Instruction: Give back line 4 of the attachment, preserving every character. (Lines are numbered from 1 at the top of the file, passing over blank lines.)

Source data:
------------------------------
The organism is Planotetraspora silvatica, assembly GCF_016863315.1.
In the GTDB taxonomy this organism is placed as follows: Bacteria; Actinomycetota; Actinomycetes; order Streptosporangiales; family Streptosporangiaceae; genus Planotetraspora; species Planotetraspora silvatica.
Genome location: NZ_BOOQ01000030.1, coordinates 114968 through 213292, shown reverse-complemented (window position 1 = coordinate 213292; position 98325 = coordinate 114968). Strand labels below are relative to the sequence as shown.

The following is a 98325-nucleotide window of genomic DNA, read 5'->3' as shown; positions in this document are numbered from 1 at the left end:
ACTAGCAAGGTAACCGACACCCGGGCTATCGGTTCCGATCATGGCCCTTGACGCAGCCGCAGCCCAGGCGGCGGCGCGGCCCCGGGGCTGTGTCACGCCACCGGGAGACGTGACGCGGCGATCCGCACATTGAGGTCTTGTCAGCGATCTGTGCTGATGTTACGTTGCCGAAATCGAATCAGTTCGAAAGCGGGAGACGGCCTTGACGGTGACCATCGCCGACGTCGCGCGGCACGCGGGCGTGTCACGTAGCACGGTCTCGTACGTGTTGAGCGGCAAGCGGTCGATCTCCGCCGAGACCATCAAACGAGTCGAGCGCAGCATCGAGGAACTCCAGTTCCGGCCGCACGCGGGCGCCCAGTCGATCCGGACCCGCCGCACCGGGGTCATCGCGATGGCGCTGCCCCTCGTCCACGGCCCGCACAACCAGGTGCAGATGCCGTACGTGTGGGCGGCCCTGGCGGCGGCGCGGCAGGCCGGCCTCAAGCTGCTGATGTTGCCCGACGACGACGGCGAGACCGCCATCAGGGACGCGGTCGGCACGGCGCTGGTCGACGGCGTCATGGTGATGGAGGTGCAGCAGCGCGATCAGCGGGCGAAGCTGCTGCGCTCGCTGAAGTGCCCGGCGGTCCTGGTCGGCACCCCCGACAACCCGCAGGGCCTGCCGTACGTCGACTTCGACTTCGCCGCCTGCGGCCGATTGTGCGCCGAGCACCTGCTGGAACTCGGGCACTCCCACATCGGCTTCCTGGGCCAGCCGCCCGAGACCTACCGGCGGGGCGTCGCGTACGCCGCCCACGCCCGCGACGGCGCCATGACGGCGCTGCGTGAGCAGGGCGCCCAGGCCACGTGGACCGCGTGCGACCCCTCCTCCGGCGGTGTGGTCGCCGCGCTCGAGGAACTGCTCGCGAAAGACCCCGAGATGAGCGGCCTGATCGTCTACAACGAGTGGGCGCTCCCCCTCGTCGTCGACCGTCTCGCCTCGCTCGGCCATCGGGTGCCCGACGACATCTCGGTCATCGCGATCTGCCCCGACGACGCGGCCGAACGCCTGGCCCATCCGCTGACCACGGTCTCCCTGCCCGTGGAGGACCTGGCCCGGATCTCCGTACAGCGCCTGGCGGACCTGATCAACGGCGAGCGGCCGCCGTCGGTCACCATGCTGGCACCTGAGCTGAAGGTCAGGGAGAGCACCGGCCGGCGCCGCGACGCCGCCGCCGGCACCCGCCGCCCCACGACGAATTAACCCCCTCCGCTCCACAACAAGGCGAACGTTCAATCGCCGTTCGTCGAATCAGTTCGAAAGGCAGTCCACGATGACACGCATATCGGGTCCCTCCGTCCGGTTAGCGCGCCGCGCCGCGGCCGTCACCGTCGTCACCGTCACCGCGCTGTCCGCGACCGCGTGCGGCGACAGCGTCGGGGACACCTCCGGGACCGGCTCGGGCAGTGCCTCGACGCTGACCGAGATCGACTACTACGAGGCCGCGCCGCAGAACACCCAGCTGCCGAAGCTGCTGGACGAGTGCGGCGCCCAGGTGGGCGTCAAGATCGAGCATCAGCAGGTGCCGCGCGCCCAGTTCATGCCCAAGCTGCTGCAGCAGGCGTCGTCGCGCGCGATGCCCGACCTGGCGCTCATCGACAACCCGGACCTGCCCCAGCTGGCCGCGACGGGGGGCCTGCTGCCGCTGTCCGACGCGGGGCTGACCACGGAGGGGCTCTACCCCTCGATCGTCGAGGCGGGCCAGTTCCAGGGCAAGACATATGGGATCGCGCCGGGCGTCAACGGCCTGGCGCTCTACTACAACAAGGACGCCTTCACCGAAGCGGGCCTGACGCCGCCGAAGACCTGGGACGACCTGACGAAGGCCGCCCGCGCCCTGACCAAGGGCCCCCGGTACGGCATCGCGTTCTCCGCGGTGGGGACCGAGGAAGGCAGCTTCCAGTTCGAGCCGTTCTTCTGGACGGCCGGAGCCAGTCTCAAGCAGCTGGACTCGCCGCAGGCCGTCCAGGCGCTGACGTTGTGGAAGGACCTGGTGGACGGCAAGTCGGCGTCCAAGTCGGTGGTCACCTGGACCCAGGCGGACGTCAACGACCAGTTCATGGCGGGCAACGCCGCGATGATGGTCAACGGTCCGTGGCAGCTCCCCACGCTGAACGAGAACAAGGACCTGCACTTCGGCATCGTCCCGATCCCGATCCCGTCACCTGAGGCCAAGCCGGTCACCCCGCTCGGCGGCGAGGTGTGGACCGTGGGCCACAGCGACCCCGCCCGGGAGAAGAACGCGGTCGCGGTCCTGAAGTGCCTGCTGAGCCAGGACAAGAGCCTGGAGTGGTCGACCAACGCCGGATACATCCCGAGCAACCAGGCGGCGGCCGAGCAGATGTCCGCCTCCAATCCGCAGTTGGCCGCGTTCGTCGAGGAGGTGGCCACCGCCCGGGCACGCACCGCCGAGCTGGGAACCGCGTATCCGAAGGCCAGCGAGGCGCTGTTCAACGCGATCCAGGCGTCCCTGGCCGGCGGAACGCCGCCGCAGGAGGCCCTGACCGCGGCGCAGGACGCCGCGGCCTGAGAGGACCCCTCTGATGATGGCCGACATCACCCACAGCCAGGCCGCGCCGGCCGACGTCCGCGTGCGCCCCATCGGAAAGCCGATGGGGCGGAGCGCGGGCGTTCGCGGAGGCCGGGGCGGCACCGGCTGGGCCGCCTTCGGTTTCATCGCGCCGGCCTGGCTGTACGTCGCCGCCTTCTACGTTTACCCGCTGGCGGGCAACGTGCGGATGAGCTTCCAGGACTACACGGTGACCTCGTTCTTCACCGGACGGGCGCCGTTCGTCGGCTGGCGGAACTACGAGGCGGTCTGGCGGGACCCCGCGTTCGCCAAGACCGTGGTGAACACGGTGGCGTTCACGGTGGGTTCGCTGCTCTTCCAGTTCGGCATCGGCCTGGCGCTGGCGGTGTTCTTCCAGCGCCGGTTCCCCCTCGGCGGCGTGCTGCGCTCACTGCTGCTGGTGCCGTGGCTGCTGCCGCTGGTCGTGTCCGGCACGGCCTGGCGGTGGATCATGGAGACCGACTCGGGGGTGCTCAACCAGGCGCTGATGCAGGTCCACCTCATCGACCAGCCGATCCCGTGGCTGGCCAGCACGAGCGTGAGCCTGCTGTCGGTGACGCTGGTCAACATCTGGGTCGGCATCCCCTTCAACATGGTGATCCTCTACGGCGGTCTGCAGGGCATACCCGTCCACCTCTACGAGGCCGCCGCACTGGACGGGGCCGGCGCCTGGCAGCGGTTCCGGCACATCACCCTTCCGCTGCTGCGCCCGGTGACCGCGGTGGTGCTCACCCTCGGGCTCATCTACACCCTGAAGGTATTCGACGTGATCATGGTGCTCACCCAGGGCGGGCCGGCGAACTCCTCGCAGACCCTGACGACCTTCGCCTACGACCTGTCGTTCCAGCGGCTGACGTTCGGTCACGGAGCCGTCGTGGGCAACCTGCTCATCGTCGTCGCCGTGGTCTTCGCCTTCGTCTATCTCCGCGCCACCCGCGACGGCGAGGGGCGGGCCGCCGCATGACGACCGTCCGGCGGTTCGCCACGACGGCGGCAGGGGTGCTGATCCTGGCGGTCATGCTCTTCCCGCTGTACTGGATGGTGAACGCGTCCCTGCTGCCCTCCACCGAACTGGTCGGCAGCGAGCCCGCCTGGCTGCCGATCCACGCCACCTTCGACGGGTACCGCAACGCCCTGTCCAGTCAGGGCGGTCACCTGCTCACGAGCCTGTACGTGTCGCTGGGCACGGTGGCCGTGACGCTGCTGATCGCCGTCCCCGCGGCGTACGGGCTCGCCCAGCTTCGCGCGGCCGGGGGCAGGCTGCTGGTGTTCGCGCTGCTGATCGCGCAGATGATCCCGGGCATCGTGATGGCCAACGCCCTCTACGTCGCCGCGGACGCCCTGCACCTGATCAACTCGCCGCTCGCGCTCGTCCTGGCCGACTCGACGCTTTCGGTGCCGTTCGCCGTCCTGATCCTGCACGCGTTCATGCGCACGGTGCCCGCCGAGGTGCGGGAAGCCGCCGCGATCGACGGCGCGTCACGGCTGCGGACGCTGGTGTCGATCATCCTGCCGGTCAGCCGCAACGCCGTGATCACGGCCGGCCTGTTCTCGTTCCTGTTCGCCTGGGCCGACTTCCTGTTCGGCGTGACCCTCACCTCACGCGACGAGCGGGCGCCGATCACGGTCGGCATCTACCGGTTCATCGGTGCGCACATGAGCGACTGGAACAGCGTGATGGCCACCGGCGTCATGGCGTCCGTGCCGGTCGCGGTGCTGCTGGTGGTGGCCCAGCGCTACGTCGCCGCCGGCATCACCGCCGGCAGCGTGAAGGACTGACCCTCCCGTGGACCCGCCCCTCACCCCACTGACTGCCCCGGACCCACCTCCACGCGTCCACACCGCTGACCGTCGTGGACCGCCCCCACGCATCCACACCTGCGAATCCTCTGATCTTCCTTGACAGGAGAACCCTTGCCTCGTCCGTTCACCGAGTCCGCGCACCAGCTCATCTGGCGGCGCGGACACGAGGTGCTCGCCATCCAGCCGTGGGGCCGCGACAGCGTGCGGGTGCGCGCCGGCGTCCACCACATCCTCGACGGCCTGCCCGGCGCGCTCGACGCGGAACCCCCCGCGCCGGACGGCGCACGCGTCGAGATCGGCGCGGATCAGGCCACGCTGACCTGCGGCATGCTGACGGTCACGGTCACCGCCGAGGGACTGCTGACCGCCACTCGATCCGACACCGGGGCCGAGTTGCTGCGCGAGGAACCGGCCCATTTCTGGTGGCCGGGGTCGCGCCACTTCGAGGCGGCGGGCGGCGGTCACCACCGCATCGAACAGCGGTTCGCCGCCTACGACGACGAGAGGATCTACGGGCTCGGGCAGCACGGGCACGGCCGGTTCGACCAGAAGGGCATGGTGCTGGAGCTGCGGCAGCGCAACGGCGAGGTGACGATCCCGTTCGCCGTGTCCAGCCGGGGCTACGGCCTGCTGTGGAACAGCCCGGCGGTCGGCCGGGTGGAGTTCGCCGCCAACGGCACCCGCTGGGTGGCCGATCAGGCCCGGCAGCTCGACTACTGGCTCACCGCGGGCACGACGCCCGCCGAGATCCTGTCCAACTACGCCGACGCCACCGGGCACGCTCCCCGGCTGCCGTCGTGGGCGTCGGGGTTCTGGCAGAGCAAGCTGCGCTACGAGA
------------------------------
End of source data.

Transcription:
The following is a 98325-nucleotide window of genomic DNA, read 5'->3' as shown; positions in this document are numbered from 1 at the left end: